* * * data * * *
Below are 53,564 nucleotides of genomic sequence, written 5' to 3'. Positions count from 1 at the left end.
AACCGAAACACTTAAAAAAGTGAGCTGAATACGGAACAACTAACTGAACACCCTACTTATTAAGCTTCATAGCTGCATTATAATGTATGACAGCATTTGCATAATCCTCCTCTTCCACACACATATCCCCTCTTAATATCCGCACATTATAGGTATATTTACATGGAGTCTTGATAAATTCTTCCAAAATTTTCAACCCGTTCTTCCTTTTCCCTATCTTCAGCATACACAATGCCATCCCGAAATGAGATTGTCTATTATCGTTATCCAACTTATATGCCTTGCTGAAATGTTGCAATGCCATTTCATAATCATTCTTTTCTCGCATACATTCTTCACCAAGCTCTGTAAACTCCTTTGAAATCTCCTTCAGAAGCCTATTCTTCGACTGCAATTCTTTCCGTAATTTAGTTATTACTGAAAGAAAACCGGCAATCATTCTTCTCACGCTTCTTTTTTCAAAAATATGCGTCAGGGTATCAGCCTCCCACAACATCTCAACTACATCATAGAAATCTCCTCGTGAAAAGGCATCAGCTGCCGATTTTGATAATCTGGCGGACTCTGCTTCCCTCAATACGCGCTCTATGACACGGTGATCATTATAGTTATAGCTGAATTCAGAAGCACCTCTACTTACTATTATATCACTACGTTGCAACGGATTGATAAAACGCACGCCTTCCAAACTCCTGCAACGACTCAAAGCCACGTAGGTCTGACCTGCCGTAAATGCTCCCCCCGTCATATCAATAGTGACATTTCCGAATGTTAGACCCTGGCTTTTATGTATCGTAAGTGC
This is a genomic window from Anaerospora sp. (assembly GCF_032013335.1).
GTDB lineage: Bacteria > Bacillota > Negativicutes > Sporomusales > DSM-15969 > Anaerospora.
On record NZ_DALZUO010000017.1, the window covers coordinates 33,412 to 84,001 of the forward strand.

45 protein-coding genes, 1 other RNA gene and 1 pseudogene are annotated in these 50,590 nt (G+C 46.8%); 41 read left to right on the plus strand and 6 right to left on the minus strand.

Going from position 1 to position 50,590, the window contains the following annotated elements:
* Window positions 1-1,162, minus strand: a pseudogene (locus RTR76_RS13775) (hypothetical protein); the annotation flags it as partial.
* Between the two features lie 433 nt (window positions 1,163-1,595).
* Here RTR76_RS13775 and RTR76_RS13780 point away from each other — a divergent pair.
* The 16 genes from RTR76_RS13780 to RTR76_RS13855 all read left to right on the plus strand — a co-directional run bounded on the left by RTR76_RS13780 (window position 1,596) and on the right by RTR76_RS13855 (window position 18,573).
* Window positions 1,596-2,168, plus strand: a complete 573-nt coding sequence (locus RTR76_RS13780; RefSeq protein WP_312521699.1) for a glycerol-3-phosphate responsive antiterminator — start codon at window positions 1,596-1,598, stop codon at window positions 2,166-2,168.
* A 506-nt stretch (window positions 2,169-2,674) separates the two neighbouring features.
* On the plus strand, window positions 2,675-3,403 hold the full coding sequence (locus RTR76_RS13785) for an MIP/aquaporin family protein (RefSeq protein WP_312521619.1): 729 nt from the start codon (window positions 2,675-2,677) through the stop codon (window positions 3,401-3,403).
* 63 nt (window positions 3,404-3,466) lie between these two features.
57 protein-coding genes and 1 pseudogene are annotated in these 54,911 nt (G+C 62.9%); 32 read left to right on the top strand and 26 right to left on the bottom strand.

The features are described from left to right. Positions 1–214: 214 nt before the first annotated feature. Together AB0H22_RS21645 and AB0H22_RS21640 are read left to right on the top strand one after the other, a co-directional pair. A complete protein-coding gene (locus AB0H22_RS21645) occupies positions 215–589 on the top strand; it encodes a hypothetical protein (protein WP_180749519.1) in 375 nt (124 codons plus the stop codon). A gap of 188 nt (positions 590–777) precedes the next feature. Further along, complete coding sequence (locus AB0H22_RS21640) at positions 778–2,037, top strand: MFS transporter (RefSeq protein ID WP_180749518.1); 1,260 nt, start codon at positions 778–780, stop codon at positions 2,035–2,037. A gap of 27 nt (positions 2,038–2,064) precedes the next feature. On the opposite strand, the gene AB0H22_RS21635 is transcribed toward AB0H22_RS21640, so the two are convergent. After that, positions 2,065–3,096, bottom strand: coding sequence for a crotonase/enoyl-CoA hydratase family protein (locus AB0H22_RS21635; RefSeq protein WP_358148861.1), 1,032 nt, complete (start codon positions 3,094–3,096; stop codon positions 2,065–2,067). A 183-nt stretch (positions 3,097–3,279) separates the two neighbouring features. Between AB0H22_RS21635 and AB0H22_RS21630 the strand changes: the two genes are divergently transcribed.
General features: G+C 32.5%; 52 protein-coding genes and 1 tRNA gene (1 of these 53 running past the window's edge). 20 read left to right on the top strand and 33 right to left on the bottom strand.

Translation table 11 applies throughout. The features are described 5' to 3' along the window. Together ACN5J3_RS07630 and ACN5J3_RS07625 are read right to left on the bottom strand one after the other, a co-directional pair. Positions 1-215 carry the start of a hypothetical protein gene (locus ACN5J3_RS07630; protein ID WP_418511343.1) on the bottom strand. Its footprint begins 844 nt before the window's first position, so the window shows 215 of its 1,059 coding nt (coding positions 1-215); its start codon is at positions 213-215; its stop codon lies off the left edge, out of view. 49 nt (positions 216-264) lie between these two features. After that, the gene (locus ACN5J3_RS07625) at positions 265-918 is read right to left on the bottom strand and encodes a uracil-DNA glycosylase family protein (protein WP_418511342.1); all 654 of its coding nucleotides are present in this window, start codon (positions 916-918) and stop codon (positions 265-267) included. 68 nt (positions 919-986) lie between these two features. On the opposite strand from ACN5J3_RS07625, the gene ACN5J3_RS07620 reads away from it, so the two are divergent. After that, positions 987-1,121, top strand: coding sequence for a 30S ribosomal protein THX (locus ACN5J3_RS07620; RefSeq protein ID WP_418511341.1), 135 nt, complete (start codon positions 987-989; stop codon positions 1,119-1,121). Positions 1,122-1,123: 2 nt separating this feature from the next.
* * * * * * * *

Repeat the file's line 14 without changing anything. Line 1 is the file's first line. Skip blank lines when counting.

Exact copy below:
* On the plus strand, window positions 2,675-3,403 hold the full coding sequence (locus RTR76_RS13785) for an MIP/aquaporin family protein (RefSeq protein WP_312521619.1): 729 nt from the start codon (window positions 2,675-2,677) through the stop codon (window positions 3,401-3,403).